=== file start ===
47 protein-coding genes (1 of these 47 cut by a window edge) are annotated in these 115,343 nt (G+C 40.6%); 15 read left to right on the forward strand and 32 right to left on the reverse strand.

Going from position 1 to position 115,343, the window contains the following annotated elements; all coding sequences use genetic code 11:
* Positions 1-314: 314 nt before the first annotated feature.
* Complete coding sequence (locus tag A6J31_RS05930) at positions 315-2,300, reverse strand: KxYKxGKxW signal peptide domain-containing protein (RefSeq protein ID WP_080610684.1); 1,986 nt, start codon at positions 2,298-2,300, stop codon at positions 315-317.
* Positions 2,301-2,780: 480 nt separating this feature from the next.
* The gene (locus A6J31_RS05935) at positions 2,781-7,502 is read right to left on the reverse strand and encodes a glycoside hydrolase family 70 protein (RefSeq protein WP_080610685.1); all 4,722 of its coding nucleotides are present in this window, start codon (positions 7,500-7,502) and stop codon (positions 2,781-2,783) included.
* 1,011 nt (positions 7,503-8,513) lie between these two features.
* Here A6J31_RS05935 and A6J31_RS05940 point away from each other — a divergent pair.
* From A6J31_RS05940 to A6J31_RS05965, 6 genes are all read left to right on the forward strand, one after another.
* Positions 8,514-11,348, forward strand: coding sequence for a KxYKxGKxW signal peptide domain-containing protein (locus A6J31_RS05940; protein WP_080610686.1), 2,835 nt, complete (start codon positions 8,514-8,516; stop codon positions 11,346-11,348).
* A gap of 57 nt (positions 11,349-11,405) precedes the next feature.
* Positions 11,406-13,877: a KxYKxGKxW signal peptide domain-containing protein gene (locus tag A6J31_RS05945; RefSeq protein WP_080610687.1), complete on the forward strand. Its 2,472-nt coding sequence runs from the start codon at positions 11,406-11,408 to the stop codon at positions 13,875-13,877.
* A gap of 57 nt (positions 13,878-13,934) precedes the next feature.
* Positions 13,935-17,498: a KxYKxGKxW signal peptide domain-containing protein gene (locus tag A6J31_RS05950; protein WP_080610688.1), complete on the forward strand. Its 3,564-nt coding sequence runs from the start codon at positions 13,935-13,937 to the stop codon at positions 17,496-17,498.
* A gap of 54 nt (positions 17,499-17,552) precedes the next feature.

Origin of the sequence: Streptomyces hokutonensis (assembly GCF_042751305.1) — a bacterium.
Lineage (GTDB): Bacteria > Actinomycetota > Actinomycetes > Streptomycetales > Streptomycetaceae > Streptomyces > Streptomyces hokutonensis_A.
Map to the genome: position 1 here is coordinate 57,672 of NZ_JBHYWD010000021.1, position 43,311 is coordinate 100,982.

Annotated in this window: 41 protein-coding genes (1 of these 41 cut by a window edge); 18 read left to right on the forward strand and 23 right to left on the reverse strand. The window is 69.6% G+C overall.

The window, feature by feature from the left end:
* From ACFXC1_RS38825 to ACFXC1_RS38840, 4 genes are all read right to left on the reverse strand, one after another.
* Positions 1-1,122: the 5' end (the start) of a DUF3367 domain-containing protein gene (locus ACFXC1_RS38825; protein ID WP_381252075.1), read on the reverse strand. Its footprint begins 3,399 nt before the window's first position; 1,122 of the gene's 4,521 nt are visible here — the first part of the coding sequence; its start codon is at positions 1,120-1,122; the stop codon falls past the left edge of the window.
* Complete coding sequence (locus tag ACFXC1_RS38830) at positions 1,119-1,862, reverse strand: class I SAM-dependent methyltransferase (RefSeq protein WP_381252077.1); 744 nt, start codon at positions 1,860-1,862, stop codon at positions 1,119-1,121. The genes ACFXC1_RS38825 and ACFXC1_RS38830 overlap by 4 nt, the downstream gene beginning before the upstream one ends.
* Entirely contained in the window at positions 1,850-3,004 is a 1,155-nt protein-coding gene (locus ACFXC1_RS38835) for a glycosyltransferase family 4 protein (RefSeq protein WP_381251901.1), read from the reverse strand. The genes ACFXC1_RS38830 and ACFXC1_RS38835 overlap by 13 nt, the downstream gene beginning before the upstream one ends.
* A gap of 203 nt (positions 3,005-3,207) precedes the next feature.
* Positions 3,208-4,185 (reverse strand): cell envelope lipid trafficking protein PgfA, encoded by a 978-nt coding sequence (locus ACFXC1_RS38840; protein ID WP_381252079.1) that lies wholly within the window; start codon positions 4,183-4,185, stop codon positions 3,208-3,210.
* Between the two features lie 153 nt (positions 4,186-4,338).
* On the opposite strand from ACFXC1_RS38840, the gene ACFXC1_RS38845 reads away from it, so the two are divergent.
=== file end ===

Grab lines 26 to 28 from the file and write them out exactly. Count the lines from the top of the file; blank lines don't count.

* Positions 3,208-4,185 (reverse strand): cell envelope lipid trafficking protein PgfA, encoded by a 978-nt coding sequence (locus ACFXC1_RS38840; protein ID WP_381252079.1) that lies wholly within the window; start codon positions 4,183-4,185, stop codon positions 3,208-3,210.
* Between the two features lie 153 nt (positions 4,186-4,338).
* On the opposite strand from ACFXC1_RS38840, the gene ACFXC1_RS38845 reads away from it, so the two are divergent.